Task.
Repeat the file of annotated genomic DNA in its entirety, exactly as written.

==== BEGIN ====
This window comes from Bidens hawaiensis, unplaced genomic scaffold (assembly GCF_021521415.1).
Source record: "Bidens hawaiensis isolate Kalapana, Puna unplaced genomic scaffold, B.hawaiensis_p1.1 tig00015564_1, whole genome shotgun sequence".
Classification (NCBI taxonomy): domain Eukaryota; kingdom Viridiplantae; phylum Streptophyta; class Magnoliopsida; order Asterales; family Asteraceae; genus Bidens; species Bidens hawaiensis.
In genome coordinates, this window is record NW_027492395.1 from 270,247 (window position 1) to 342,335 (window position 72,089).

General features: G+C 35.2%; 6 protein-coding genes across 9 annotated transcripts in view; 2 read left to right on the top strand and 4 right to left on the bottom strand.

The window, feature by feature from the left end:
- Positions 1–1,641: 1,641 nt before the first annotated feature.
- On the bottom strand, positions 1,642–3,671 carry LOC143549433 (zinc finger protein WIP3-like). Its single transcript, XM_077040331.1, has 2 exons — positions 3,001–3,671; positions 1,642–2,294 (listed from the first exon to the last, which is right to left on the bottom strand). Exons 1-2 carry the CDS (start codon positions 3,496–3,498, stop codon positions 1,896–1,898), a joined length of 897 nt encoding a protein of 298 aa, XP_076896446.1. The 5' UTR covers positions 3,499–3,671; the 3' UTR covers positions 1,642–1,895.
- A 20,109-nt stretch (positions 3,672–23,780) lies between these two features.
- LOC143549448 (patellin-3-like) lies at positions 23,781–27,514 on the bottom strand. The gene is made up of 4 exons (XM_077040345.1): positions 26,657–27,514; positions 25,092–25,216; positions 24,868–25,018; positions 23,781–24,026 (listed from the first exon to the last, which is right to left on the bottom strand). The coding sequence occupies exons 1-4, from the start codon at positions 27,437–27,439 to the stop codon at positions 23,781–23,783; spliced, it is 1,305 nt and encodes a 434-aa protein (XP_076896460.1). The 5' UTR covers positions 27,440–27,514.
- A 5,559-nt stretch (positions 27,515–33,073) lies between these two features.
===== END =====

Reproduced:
This window comes from Bidens hawaiensis, unplaced genomic scaffold (assembly GCF_021521415.1).
Source record: "Bidens hawaiensis isolate Kalapana, Puna unplaced genomic scaffold, B.hawaiensis_p1.1 tig00015564_1, whole genome shotgun sequence".
Classification (NCBI taxonomy): domain Eukaryota; kingdom Viridiplantae; phylum Streptophyta; class Magnoliopsida; order Asterales; family Asteraceae; genus Bidens; species Bidens hawaiensis.
In genome coordinates, this window is record NW_027492395.1 from 270,247 (window position 1) to 342,335 (window position 72,089).

General features: G+C 35.2%; 6 protein-coding genes across 9 annotated transcripts in view; 2 read left to right on the top strand and 4 right to left on the bottom strand.

The window, feature by feature from the left end:
- Positions 1–1,641: 1,641 nt before the first annotated feature.
- On the bottom strand, positions 1,642–3,671 carry LOC143549433 (zinc finger protein WIP3-like). Its single transcript, XM_077040331.1, has 2 exons — positions 3,001–3,671; positions 1,642–2,294 (listed from the first exon to the last, which is right to left on the bottom strand). Exons 1-2 carry the CDS (start codon positions 3,496–3,498, stop codon positions 1,896–1,898), a joined length of 897 nt encoding a protein of 298 aa, XP_076896446.1. The 5' UTR covers positions 3,499–3,671; the 3' UTR covers positions 1,642–1,895.
- A 20,109-nt stretch (positions 3,672–23,780) lies between these two features.
- LOC143549448 (patellin-3-like) lies at positions 23,781–27,514 on the bottom strand. The gene is made up of 4 exons (XM_077040345.1): positions 26,657–27,514; positions 25,092–25,216; positions 24,868–25,018; positions 23,781–24,026 (listed from the first exon to the last, which is right to left on the bottom strand). The coding sequence occupies exons 1-4, from the start codon at positions 27,437–27,439 to the stop codon at positions 23,781–23,783; spliced, it is 1,305 nt and encodes a 434-aa protein (XP_076896460.1). The 5' UTR covers positions 27,440–27,514.
- A 5,559-nt stretch (positions 27,515–33,073) lies between these two features.